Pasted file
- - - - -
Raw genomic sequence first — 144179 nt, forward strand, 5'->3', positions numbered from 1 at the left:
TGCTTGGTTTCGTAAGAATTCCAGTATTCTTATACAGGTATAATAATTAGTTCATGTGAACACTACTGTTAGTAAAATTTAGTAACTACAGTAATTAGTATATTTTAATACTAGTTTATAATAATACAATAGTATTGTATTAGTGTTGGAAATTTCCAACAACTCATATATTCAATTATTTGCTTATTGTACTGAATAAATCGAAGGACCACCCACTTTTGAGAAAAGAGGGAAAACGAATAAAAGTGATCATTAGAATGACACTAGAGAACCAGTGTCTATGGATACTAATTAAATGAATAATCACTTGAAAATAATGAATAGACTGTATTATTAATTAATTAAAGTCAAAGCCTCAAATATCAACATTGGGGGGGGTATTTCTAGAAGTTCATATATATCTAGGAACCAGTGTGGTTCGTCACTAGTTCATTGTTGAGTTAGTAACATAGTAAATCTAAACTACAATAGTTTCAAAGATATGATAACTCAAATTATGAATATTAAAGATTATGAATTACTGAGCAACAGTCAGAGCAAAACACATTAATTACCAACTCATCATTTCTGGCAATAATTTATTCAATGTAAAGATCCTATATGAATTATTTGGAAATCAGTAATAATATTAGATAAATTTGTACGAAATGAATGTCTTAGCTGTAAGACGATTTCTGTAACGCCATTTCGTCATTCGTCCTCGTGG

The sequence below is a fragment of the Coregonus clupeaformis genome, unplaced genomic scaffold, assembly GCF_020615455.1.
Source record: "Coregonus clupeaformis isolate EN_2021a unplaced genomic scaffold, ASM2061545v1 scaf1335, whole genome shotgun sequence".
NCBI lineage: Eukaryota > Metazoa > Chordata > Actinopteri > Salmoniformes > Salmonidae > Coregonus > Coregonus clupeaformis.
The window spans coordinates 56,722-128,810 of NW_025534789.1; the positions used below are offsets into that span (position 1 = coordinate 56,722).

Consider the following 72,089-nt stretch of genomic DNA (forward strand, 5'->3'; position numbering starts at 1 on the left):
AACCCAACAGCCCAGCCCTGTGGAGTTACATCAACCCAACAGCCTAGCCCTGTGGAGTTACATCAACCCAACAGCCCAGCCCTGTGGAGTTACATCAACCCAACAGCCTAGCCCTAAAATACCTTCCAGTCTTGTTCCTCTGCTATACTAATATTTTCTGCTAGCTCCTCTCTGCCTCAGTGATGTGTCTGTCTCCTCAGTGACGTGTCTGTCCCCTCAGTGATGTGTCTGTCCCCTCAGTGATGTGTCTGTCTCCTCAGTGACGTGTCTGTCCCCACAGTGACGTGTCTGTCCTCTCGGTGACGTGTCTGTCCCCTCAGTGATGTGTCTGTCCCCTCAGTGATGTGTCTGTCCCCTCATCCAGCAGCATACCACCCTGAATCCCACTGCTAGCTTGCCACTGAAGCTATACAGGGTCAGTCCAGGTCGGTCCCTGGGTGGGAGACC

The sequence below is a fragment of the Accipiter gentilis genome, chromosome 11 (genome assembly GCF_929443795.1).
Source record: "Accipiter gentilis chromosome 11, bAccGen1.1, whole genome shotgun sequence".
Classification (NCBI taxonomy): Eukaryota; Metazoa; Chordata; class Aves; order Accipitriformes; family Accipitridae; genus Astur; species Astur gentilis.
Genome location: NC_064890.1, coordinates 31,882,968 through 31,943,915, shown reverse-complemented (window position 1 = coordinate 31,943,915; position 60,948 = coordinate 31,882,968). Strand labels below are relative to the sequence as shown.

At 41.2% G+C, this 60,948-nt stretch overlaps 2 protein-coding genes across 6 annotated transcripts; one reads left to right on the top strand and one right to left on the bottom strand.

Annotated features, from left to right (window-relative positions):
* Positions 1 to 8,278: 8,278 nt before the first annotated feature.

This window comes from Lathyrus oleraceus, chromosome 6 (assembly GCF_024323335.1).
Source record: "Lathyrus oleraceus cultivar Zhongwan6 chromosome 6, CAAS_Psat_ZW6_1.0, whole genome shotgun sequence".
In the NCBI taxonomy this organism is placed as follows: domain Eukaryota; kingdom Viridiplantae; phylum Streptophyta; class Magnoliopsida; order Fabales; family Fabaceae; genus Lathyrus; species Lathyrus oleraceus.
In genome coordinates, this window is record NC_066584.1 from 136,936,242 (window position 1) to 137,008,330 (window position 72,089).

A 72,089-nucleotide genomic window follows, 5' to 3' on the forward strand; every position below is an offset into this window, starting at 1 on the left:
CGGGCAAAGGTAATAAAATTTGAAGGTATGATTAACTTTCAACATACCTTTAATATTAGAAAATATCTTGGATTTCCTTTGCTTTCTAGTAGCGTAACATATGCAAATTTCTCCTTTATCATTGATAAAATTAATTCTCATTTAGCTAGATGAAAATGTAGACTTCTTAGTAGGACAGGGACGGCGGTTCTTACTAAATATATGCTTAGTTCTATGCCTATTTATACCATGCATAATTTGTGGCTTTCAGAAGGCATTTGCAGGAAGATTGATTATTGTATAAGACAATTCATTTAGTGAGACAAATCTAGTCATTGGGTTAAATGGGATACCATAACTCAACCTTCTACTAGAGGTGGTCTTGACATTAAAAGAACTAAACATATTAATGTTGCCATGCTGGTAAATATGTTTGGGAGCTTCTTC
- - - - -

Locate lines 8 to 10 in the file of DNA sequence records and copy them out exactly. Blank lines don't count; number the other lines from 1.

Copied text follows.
AACCCAACAGCCCAGCCCTGTGGAGTTACATCAACCCAACAGCCTAGCCCTGTGGAGTTACATCAACCCAACAGCCCAGCCCTGTGGAGTTACATCAACCCAACAGCCTAGCCCTAAAATACCTTCCAGTCTTGTTCCTCTGCTATACTAATATTTTCTGCTAGCTCCTCTCTGCCTCAGTGATGTGTCTGTCTCCTCAGTGACGTGTCTGTCCCCTCAGTGATGTGTCTGTCCCCTCAGTGATGTGTCTGTCTCCTCAGTGACGTGTCTGTCCCCACAGTGACGTGTCTGTCCTCTCGGTGACGTGTCTGTCCCCTCAGTGATGTGTCTGTCCCCTCAGTGATGTGTCTGTCCCCTCATCCAGCAGCATACCACCCTGAATCCCACTGCTAGCTTGCCACTGAAGCTATACAGGGTCAGTCCAGGTCGGTCCCTGGGTGGGAGACC

The sequence below is a fragment of the Accipiter gentilis genome, chromosome 11 (genome assembly GCF_929443795.1).
Source record: "Accipiter gentilis chromosome 11, bAccGen1.1, whole genome shotgun sequence".